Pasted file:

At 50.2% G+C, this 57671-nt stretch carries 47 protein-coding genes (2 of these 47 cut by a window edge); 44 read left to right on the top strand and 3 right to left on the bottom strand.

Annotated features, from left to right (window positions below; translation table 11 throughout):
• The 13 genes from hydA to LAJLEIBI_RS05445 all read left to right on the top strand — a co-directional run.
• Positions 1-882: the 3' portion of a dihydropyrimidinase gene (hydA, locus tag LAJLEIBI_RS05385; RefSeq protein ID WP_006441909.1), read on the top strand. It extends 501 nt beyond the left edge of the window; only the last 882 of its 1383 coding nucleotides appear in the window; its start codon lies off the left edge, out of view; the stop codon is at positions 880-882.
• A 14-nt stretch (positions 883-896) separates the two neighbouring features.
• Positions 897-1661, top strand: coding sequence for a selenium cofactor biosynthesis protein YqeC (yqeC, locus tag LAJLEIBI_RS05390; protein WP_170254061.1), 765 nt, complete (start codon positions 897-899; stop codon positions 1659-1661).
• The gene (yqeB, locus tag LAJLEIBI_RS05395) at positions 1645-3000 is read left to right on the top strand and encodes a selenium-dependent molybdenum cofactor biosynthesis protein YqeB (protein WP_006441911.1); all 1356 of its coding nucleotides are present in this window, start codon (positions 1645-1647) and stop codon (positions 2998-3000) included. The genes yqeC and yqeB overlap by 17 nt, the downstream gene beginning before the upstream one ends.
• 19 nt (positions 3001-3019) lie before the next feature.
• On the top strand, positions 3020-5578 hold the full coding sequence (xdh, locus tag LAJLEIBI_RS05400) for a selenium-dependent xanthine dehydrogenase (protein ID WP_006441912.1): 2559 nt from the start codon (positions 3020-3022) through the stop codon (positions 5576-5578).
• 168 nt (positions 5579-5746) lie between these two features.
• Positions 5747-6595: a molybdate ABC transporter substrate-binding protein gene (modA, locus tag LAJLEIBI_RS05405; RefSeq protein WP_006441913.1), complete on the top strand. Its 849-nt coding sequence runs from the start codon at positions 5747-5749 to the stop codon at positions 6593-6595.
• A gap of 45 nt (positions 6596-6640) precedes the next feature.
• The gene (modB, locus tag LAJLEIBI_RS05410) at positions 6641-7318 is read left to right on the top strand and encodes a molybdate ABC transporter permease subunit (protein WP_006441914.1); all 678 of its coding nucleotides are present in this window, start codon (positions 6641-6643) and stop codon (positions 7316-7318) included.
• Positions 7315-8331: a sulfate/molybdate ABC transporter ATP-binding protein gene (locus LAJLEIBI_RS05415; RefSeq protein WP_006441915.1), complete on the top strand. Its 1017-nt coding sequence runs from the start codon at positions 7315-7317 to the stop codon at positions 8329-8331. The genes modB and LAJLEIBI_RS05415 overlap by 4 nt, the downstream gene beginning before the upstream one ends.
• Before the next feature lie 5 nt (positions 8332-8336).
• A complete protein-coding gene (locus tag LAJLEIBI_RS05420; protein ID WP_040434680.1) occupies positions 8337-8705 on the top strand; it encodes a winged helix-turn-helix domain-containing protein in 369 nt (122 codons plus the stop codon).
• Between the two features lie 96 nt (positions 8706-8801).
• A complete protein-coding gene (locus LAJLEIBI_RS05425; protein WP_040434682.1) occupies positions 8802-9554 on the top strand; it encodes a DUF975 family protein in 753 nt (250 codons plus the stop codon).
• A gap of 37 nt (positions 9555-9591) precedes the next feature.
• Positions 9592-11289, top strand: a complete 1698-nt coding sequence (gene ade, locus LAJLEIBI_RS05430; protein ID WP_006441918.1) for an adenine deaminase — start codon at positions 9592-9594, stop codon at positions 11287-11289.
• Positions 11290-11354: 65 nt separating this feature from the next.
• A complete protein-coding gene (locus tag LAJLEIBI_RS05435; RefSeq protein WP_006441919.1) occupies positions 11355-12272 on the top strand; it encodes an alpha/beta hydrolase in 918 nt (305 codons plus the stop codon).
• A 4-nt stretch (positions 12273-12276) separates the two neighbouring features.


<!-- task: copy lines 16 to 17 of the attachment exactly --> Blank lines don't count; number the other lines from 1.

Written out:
• A complete protein-coding gene (locus tag LAJLEIBI_RS05420; protein ID WP_040434680.1) occupies positions 8337-8705 on the top strand; it encodes a winged helix-turn-helix domain-containing protein in 369 nt (122 codons plus the stop codon).
• Between the two features lie 96 nt (positions 8706-8801).